History of the Council
In 1995, 17 of 37 political jurisdictions in the watershed signed the original intergovernmental agreement on the banks of the Mill Creek. Since then, the Council has rallied communities and stakeholders to facilitate informed and thoughtful use of our most precious natural resource: water.
In April 1993, the Hamilton County Environmental Action Commission declared the Mill Creek the worst environmental problem in the greater Cincinnati area. A year later, the Ohio Environmental Protection Agency (OEPA) issued a report on the creek’s water quality – it rated very poorly. Of the 27 miles of stream sampled, 24.7 miles were not attaining use designations for aquatic life habitat and recreation. River restoration proponents had been campaigning for action on the Mill Creek since the early 1970′s.
Two years after the OEPA's report, on April 17, 1996, American Rivers listed the Mill Creek in Cincinnati as one of the twenty most threatened waterways in North America, and by 1997, American Rivers had named the Mill Creek “the most endangered urban river in North America.”
On August 26, 1993, the Hamilton County Environmental Action Commission formed a steering committee to address the stream's condition and future. After the efforts on the Anacostia River in Washington, D.C. were studied, a watershed management approach was adopted for the Mill Creek.
On June 21, 1995, representatives of 17 political jurisdictions met on the banks of the Mill Creek and signed a unique and historic intergovernmental agreement. They pledged to work together to save the stream and its drainage area from continued decline, and the Mill Creek Watershed Council of Communities was incorporated.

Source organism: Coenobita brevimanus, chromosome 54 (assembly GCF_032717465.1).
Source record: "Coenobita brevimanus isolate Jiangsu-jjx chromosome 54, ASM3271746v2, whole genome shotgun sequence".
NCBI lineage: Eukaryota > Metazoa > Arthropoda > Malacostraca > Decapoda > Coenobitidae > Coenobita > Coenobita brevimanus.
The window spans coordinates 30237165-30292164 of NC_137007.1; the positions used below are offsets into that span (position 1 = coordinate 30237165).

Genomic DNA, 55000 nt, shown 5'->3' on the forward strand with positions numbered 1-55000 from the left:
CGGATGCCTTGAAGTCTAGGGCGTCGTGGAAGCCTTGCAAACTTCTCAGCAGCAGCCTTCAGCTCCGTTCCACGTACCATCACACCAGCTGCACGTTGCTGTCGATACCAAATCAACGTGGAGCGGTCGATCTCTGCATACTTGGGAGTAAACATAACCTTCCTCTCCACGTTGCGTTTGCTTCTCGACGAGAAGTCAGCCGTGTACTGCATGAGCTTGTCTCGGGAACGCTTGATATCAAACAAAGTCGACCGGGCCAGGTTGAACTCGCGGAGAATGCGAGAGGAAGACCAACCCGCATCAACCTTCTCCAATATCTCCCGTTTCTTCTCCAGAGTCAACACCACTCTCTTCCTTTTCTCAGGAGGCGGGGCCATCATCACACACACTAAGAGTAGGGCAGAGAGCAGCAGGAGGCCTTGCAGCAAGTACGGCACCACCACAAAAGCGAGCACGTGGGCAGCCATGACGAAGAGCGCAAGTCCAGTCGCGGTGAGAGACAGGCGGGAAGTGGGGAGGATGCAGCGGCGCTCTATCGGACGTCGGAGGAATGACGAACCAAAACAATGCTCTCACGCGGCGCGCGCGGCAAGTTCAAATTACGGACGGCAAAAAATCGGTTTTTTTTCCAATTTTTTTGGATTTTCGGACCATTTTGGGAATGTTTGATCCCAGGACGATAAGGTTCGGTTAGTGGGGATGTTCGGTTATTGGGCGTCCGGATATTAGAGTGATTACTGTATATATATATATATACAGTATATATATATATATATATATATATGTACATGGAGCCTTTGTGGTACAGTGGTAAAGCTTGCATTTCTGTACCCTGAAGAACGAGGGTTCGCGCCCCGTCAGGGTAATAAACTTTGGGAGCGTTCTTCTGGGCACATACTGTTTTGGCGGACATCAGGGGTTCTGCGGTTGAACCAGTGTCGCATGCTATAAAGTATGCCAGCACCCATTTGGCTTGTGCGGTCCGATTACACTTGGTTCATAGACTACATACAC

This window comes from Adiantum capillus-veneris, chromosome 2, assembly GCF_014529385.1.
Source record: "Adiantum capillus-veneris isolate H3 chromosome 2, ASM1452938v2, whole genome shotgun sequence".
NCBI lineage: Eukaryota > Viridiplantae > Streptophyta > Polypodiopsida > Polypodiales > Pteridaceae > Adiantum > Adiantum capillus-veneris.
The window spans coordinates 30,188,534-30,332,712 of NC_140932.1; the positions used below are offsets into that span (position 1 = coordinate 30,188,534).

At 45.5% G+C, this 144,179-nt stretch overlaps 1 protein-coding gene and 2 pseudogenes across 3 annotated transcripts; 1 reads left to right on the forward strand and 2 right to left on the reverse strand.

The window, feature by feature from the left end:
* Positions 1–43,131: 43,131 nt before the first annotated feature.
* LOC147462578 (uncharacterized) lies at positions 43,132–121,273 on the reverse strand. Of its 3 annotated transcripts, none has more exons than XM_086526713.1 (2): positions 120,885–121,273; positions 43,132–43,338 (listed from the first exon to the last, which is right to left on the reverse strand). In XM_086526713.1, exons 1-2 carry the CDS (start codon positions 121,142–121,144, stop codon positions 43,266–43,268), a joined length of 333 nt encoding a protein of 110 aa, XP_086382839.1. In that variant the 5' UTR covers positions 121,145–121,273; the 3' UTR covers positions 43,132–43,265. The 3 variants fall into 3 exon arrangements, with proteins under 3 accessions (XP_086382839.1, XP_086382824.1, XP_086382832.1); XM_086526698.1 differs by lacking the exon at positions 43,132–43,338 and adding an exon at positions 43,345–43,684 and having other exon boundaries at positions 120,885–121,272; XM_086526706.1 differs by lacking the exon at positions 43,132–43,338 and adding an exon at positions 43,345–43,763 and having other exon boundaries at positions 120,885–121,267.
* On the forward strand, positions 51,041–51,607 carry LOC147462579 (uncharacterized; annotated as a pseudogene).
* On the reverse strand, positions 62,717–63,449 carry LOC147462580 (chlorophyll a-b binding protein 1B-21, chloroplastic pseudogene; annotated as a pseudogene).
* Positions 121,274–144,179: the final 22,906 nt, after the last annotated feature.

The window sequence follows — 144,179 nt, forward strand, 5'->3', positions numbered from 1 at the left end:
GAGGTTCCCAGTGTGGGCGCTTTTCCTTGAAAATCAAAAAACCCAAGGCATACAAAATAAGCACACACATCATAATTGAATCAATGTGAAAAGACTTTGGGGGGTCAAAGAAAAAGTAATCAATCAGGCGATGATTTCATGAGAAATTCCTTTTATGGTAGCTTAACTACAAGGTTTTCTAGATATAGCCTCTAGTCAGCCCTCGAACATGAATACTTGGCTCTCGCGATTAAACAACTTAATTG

The Council has evolved since 1995 into a driving force for positive change in the Mill Creek watershed. The Council’s members include representatives from political jurisdictions, government agencies, business associations, industry, academia, environmental organizations, and recreation groups. Council projects, programs, and fundraising efforts have garnered the support of local, state, and federal elected officials. The watershed planning spearheaded by the Council encompasses everything from short term initiatives lasting a day (such as annual stream cleanups) to long-range strategies spanning decades. The work of the Council showcases a commitment to using common sense, sound scientific reasoning, and cost-effective approaches in addressing issues throughout the watershed in cooperation with local communities and residents, from whom the Council welcomes constructive input.